Heterogeneous File Sharing Recommendations?

Jon Jensen jon at endpoint.com
Tue Feb 2 21:09:14 MST 2010

On Tue, 2 Feb 2010, Charles Curley wrote:

> Setting up public key auth is as simple as getting the users' public 
> keys onto the servers so they can log in, and verifying the correct 
> permissions. One public key per user you expect them to use.
> Using passwords means the passwords are sent over the net using weak or 
> no encryption.

Is that true? I don't think it is, for ssh. Passwords are always sent over 
the ssh tunnel using the same strong encryption that's used for the rest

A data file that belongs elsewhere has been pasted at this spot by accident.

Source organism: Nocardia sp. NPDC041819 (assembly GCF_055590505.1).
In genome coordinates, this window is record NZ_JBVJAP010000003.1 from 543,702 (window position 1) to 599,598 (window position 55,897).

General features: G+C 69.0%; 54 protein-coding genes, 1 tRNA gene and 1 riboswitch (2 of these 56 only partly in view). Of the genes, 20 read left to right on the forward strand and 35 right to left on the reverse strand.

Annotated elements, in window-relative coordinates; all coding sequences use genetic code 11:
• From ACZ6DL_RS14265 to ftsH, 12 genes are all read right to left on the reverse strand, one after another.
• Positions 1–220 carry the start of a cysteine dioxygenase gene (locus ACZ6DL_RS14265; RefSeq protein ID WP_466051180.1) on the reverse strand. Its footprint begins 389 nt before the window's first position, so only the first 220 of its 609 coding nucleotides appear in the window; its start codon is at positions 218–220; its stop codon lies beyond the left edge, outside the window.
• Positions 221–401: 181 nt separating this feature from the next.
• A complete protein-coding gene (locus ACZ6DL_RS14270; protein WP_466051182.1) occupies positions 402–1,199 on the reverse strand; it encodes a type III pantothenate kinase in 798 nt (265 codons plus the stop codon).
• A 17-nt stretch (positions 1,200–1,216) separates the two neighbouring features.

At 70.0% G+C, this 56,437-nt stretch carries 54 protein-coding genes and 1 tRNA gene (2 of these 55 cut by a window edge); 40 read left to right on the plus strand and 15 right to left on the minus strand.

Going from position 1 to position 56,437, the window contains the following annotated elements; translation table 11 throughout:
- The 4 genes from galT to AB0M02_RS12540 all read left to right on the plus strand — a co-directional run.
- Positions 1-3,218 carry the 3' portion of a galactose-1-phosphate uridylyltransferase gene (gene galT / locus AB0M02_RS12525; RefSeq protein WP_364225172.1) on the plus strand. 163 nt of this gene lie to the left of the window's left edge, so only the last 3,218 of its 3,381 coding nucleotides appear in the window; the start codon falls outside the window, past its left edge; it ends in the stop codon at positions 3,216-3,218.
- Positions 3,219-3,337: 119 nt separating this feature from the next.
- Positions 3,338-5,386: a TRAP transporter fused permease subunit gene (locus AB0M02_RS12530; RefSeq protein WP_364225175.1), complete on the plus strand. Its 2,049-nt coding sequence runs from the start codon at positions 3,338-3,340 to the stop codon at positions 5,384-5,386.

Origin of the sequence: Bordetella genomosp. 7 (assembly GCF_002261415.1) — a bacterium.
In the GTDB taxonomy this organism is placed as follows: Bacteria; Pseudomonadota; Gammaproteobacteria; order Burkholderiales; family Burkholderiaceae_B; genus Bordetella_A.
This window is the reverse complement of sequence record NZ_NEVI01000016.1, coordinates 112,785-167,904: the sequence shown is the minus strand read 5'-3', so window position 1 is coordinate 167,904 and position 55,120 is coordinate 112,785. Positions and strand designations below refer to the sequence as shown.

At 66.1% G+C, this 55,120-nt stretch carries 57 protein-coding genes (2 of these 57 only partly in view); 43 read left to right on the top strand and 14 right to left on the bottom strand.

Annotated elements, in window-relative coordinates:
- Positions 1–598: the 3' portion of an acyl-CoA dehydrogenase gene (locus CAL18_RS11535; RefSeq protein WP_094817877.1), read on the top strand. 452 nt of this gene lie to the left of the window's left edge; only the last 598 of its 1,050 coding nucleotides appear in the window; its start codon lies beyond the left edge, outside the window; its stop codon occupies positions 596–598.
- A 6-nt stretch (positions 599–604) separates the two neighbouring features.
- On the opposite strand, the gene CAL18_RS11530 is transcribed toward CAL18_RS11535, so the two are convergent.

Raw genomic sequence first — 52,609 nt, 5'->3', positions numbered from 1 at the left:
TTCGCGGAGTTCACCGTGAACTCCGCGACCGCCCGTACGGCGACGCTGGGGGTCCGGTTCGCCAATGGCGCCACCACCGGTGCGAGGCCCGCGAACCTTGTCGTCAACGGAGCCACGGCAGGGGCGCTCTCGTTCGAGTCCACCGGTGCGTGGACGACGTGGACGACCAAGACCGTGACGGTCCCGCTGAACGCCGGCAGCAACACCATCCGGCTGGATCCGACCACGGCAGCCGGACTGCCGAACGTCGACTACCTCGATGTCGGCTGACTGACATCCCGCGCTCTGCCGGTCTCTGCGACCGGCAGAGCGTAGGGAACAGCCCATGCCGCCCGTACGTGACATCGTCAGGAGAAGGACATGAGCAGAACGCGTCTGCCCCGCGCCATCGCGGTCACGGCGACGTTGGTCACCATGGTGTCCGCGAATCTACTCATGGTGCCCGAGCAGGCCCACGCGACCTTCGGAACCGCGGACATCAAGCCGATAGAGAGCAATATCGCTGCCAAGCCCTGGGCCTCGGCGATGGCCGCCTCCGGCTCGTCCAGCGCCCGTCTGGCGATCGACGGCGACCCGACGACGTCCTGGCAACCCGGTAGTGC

of the ssh conversation. They are as secure against 3rd-party snooping as 
anything else about the ssh session.

The weakness with password authentication is that the server receiving the 
password can be modified to store the plaintext password, which if it was 
used for other accounts or servers, can be used to login elsewhere without 
authorization. Public-key cryptography avoids this weakness. Passwords are 
also much more likely to be guessed in a brute-force attack than ssh 
secret keys (aside from the Debian OpenSSL fiasco of 2008!). But the 
passwords are safe enough during transit.


Jon Jensen
End Point Corporation

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